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Bosnian mayor pioneers headscarf
Question of the Day
VISOKO, Bosnia-Herzegovina — When Amra Babic walks down the streets of the central Bosnian town of Visoko wearing her Muslim headscarf, men sitting in outdoor cafes instantly rise from their chairs, fix their clothes and put out their cigarettes.
The respect is only natural: Mrs. Babic is their new mayor.
The 43-year-old economist has blazed a trail in this war-scarred Balkan nation by becoming its first hijab-wearing mayor, and possibly the only one in Europe.
Her victory comes as governments elsewhere in Europe debate laws to ban the Muslim veil, and Turkey, another predominantly Islamic country seeking EU membership, maintains a strict policy of keeping religious symbols out of public life.
For Mrs. Babic, the electoral triumph is proof that observance of Muslim tradition is compatible with Western democratic values.
“It’s a victory of tolerance,” the wartime widow said. “We have sent a message out from Visoko. A message of tolerance, democracy and equality.”
She sees no contradiction in the influences that define her life.
“I am the East, and I am the West,” she said. “I am proud to be a Muslim and to be a European. I come from a country where religions and cultures live next to each other. All that together is my identity.”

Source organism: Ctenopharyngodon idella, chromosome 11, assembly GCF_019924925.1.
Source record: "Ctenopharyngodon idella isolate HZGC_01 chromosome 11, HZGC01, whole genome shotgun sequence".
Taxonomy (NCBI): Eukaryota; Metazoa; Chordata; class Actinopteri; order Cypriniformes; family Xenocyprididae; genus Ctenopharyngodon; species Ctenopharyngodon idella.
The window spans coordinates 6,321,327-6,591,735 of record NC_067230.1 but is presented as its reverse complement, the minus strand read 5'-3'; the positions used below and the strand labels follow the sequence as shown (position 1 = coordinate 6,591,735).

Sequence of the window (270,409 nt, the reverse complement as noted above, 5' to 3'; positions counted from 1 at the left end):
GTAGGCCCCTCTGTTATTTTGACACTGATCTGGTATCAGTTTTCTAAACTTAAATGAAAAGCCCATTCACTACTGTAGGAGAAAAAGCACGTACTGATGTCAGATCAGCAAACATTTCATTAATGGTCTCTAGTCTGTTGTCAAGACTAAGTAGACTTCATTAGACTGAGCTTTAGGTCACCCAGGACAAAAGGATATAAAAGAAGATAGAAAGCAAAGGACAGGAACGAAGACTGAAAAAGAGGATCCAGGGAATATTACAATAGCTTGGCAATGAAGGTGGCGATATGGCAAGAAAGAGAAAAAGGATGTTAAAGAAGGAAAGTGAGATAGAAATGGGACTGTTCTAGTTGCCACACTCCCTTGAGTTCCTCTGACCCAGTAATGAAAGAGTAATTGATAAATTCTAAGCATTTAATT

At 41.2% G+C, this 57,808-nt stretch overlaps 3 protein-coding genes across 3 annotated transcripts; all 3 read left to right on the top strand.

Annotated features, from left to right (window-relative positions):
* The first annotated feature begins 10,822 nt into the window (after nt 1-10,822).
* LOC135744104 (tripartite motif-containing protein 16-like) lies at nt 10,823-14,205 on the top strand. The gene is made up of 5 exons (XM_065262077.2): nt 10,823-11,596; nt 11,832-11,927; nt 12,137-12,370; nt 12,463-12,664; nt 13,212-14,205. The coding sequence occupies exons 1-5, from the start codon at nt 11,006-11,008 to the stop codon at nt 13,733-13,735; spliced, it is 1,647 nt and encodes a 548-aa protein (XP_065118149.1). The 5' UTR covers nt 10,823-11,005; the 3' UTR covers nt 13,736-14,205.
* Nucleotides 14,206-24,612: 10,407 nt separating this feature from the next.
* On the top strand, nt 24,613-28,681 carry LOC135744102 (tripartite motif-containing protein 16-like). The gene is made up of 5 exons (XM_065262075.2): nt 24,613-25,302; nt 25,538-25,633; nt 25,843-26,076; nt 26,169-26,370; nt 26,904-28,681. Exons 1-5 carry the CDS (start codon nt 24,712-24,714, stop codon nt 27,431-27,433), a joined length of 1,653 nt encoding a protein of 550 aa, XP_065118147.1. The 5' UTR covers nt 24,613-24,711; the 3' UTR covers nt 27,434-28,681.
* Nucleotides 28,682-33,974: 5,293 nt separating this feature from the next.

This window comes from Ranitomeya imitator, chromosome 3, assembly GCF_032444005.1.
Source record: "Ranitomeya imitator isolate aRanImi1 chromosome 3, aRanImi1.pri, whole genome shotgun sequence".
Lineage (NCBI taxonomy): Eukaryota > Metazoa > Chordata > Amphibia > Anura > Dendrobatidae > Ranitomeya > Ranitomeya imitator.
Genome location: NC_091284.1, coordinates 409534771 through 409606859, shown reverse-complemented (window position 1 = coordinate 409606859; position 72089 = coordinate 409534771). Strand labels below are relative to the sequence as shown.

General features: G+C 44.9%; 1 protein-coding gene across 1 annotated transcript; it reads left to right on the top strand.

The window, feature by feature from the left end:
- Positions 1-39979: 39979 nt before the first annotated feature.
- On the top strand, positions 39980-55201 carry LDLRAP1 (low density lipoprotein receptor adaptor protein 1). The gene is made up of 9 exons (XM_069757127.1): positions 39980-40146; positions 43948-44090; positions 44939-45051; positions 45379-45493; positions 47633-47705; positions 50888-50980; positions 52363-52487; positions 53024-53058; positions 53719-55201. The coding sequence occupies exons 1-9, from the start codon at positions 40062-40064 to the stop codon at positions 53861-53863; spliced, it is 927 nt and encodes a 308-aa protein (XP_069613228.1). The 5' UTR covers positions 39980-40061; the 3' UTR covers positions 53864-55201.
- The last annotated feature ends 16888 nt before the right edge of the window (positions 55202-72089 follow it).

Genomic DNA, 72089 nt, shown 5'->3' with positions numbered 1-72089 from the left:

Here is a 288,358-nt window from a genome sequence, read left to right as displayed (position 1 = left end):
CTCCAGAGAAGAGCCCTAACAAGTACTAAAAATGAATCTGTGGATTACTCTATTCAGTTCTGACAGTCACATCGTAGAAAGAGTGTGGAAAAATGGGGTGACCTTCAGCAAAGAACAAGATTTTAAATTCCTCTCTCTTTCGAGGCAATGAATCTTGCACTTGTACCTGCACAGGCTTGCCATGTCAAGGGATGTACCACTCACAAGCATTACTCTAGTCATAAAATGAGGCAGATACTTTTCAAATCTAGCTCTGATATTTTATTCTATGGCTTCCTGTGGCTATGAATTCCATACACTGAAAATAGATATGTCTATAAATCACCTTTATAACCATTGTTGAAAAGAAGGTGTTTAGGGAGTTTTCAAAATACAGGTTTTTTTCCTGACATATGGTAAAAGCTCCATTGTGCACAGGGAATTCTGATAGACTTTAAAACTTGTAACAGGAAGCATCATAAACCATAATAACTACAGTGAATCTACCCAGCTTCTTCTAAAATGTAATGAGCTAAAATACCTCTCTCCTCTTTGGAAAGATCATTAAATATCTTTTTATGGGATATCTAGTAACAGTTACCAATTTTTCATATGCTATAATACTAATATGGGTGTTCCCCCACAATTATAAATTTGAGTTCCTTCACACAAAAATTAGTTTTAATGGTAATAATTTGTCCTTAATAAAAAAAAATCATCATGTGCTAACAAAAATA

For centuries, Bosnia has been a cultural and religious mix of Muslim Bosniaks, Christian Orthodox Serbs and Roman Catholic Croats who occasionally fought each but most of the time lived peacefully together.
Then came the Balkans wars of the 1990s in which ethnic hatreds bottled up by Yugoslavia’s communist regime exploded as the federation disintegrated.
Bosnia’s Muslim majority fell victim to the genocidal rampage of ethnic Serbs seeking to form a breakaway state.
As an economist and local politician, Mrs. Babic has played an active role in Bosnia’s emergence from the ashes. She was a bank auditor and served as the regional finance minister before running for mayor.
Now Mrs. Babic feels she is ready to run this town of 45,000 people, mostly Bosnian Muslims, for the next four years.
She wants to fix the infrastructure, partly ruined by the Bosnian 1992-95 war and partly by postwar poverty.
And she plans to make Visoko attractive for investment, encouraging youth to start small businesses. It’s all part of her strategy to fight the town’s unemployment rate of more than 25 percent.
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